Friday, July 08, 2011


A local guy died a really bizarre death the other day (hoo boy is THAT a story), and I thought I might have gone to school with him, so I dragged out my old high school yearbooks to see if I could look him up.

(Yearbooks: Facebook for old people.)

And I didn't find him, but I did take a big ol' trip down memory lane, which happens EVERY DAMN TIME I get out those yearbooks.

I went through a pretty big school system; there were 600 kids in my graduating class. Which means not only did I not hang out with everybody in my class, I didn't even KNOW a lot of the people in my class.

Of course, cliques were formed; I was a band geek and a choir nerd, and that's who I hung out with. I wasn't popular; I wasn't UNpopular; just somewhere in the middle, where most of us reside. I remember being bullied on the playground in elementary school, but that kind of stuff had pretty much faded out by high school; when you're in a class of 600, it's pretty easy to just avoid the bullies.

And while those of us in the middle knew who all the popular kids were, I'm pretty sure that the popular kids had no idea who WE were. Just the great unwashed, filling seats in study hall, dancing in their peripheral vision.

So here's a question: I read a lot of blogs. And I have YET to read a blog written by someone who says they were popular in high school. I read a LOT of blogs by people who say they were UNpopular; I read some blogs by people who were in the middle like me; but I don't think I've EVER read a blog by someone who was a head cheerleader, prom queen, dating-the-quarterback type gal.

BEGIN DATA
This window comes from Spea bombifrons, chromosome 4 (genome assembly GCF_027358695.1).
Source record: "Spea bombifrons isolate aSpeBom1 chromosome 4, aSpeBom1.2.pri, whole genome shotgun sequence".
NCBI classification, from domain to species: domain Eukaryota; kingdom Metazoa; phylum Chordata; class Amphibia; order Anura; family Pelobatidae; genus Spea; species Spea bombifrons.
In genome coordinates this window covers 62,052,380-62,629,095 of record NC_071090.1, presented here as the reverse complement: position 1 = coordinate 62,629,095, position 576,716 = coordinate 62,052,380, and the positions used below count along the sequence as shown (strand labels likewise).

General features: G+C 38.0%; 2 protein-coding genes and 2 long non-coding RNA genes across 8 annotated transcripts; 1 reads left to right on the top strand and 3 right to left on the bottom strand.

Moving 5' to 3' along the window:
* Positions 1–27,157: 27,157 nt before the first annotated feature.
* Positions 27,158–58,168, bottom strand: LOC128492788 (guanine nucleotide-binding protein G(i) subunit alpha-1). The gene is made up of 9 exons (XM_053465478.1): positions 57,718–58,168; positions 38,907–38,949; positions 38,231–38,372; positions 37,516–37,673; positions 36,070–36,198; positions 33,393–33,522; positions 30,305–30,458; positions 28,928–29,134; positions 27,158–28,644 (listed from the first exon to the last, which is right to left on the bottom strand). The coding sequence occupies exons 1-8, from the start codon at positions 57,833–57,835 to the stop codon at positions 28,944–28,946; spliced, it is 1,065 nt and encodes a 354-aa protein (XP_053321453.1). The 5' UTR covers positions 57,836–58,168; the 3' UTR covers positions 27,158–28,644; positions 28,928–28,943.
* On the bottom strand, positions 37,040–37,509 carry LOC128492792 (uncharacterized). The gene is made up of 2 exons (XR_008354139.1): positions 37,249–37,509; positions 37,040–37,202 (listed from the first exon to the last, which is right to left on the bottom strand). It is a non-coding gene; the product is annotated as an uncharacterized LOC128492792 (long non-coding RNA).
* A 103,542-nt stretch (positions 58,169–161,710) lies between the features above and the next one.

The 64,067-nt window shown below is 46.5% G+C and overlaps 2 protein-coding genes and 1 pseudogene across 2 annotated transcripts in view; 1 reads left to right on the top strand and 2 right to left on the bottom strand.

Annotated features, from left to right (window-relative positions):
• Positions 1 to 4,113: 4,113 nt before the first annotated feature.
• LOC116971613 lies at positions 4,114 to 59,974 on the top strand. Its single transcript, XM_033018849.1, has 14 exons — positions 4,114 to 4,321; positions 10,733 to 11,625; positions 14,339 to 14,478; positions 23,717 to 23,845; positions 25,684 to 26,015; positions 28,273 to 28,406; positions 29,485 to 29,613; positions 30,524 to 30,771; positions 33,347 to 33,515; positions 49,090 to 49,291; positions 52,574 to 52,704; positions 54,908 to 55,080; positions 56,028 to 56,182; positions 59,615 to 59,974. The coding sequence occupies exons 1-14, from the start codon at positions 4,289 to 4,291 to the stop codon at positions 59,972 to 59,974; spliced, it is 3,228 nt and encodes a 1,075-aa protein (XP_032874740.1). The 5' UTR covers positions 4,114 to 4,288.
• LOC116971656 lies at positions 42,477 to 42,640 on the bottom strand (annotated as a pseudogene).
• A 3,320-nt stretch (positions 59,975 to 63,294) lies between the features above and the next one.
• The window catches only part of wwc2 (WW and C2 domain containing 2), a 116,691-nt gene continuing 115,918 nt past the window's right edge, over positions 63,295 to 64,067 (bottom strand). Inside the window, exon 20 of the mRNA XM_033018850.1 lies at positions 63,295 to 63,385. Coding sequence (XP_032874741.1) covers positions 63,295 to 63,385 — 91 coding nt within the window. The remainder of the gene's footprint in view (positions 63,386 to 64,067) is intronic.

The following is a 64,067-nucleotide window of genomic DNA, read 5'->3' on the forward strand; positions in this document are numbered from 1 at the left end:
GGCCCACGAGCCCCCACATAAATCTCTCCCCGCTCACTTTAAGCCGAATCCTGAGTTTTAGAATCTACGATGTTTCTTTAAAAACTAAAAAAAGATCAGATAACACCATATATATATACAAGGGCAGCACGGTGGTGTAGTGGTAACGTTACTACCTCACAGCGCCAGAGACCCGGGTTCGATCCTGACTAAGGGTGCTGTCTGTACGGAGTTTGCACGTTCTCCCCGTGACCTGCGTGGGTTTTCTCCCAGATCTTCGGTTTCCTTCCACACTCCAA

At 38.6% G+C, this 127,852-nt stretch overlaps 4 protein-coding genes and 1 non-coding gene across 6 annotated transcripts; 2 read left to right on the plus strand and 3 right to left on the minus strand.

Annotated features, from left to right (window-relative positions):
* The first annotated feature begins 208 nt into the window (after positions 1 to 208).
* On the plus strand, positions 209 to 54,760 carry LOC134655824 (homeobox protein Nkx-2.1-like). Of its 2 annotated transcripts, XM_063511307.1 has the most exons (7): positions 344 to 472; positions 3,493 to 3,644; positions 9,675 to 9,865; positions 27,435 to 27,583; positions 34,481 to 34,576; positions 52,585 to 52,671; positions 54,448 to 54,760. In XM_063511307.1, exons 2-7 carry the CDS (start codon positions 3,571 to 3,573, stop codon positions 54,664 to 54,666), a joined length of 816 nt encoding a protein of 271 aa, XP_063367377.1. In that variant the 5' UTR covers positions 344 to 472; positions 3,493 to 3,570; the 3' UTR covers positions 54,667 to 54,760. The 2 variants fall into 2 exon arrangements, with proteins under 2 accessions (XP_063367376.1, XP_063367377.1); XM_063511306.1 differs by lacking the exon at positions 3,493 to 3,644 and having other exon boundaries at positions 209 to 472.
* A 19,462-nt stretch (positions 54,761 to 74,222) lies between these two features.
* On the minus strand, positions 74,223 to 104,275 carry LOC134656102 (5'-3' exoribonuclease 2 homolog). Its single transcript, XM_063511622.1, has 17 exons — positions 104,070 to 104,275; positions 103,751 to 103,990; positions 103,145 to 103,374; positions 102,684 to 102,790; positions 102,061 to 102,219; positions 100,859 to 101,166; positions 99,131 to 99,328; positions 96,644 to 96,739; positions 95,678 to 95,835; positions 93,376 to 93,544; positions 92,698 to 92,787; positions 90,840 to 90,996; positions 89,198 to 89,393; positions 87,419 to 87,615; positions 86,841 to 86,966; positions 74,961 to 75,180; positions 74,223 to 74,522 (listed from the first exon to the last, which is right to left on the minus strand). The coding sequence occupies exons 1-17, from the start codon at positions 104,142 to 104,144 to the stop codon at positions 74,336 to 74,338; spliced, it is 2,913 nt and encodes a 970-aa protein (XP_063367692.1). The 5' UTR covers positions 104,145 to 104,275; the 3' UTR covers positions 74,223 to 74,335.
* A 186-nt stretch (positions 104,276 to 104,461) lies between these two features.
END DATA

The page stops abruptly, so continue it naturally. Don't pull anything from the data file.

So where did they go? Do none of them blog, or are they now claiming to have been UNpopular, just so they don't come across as stuck-up? (HAHAHA I WAS PROM QUEEN! IN YOUR FACE!)

What about you? Were you popular? Unpopular? Did you get picked on? Did you pick on other kids?

Just curious.


Pickles and Dimes said...

Hmmm...I was captain of the volleyball and track teams and first chair in band, but I wasn't one of the popular kids (although I got along fine with them). I usually ate lunch with the "middle" kids.

I never bullied anyone and no one ever bullied me, although I was assigned to be a girl's "bodyguard" once. She rode my bus, was EXTREMELY poor (no indoor plumbing), came to school dirty, etc., and she got picked on big time. My job was to escort her to the bus to make sure no one picked on her.

One day, I got held up by a teacher and was a little late to the bus stop. By the time I got there, some a-hole kids had beat her up. I pretty much threatened to beat the CRAP out of those kids, and things were better after that. (That bullied girl and I became friends.)

Badass Nature Girl said...

I was slightly lower on the totem pole than the middle, but not quite with the massive unpopulars either. Just barely. I was bullied through at least my Sophomore year of high school. I was a first saprano in choir, but wasn't with the "populars" in that group, or had voice training, so I wasn't accepted. In fact, my choir teacher was so busy coddling them that she forgot all about my piano lessons that I signed up for with her. I had to walk home (over a mile) for nothing and she ended up telling me she was just too busy to continue, after about a week.

I wanted to play volleyball, but knew I wouldn't be accepted, so I started working at 13 babysitting, and 15 as a cashier (my mother brought home that application. Hm, wonder what she was trying to tell me?)